D. Do state laws authorizing schools to utilize nonconforming vans modify or affect the existing federal statute?

Response: No. Federal law is the supreme law of the land and any sale by a dealer to a school is in violation of the federal statute, notwithstanding efforts by a state to make such transactions lawful. The primary effect of such statutes is to potentially defeat claims against schools utilizing these vehicles from grieving families in wrongful death cases or seriously injured children who have survived collisions in these unauthorized vehicles.

E. What is a pre-primary, primary or secondary school?

Response: The law has not been firmly established on this issue, but it is likely that any institution carrying the name "school", "academy", "kindergarten", or other similar name will probably be subject to the statute. Moreover, any program which has sequenced instruction or promotes itself as teaching certain basic skills will also likely be considered to be a school.

F. Does the statute include a school's summer or camp programs?

Response: Yes.

G. Isn't a van safer than a school bus since the van has seat belts and school buses do not?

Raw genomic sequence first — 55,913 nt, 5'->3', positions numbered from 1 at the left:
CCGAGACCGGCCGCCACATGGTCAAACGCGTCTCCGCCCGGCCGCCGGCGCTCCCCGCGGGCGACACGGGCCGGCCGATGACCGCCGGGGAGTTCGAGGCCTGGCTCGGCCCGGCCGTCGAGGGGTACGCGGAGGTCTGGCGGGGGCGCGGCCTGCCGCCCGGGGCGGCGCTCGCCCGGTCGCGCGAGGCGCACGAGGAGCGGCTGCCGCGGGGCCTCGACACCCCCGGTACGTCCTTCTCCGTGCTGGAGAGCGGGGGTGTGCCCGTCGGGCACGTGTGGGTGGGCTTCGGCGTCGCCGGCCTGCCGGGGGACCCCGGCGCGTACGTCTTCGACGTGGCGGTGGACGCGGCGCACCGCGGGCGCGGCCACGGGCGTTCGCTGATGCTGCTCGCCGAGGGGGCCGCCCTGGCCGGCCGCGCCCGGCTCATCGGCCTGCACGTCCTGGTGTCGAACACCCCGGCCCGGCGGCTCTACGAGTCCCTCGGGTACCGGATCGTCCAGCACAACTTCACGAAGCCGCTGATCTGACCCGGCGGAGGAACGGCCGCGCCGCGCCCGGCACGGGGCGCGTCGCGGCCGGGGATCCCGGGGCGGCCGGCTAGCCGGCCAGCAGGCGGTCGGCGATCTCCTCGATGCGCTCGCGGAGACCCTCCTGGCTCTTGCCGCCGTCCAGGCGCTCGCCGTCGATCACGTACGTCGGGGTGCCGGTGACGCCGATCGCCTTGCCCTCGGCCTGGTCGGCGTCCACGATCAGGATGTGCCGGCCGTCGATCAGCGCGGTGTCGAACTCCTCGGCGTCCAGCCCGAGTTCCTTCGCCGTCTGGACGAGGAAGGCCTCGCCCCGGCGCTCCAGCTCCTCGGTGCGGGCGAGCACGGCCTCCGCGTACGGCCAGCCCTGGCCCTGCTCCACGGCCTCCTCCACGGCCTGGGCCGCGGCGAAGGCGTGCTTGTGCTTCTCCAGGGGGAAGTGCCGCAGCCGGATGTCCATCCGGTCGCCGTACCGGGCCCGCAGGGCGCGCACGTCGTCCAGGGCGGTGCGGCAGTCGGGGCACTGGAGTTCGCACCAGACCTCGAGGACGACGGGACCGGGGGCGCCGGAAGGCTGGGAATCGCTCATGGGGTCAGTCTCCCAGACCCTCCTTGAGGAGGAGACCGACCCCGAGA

Response: No. In fact, comparable sized small school buses are required to have seat belts because they weigh less than 10,000 pounds. School buses, as indicated above, have markedly superior per road mile safety records than all other vehicles, regardless of the seat belt issue. In fact, school buses are designed with a "compartmentalization" concept, which keeps children within and near their seats by placing the seats forward to them very close and with significant interior padding and other safety features.

H. Why does the law apply to school children and not to day care centers, girl scout troops and programs for the elderly?

Response: Congress, in its wisdom, created special protections for school children. This law has not been extended to protect others, and Congress should look to address this issue, particularly for children transported by day care centers.

I. Aren't school buses significantly more expensive than vans?

Response: The initial cost of a 15 seater school bus is approximately $8,000.00 to $9,000.00 greater than a comparable sized van. However, the school bus has a significantly longer road life and is less expensive to maintain. Recent calculations have determined that the per road mile cost of a 15 seater school bus is actually cheaper than a comparable sized van.